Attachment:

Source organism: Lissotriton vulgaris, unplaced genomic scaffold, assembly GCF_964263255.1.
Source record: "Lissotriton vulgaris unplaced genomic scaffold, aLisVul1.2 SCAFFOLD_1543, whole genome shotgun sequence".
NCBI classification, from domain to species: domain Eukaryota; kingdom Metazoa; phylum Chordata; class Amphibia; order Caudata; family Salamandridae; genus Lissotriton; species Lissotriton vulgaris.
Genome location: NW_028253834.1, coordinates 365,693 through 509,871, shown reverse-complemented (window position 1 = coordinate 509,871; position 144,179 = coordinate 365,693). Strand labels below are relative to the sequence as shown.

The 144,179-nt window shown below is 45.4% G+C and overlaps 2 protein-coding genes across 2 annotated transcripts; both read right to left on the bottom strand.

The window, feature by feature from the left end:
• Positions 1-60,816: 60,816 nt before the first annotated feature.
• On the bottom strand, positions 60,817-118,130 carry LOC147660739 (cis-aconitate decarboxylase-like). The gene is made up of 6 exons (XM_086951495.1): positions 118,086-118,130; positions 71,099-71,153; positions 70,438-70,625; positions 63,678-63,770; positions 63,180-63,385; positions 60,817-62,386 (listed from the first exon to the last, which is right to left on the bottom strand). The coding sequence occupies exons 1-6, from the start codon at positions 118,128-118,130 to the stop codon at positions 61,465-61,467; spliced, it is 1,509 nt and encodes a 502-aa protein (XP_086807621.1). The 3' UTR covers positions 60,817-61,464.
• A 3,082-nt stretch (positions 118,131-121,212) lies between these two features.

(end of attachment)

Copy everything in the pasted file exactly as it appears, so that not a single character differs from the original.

Source organism: Lissotriton vulgaris, unplaced genomic scaffold, assembly GCF_964263255.1.
Source record: "Lissotriton vulgaris unplaced genomic scaffold, aLisVul1.2 SCAFFOLD_1543, whole genome shotgun sequence".
NCBI classification, from domain to species: domain Eukaryota; kingdom Metazoa; phylum Chordata; class Amphibia; order Caudata; family Salamandridae; genus Lissotriton; species Lissotriton vulgaris.
Genome location: NW_028253834.1, coordinates 365,693 through 509,871, shown reverse-complemented (window position 1 = coordinate 509,871; position 144,179 = coordinate 365,693). Strand labels below are relative to the sequence as shown.

The 144,179-nt window shown below is 45.4% G+C and overlaps 2 protein-coding genes across 2 annotated transcripts; both read right to left on the bottom strand.

The window, feature by feature from the left end:
• Positions 1-60,816: 60,816 nt before the first annotated feature.
• On the bottom strand, positions 60,817-118,130 carry LOC147660739 (cis-aconitate decarboxylase-like). The gene is made up of 6 exons (XM_086951495.1): positions 118,086-118,130; positions 71,099-71,153; positions 70,438-70,625; positions 63,678-63,770; positions 63,180-63,385; positions 60,817-62,386 (listed from the first exon to the last, which is right to left on the bottom strand). The coding sequence occupies exons 1-6, from the start codon at positions 118,128-118,130 to the stop codon at positions 61,465-61,467; spliced, it is 1,509 nt and encodes a 502-aa protein (XP_086807621.1). The 3' UTR covers positions 60,817-61,464.
• A 3,082-nt stretch (positions 118,131-121,212) lies between these two features.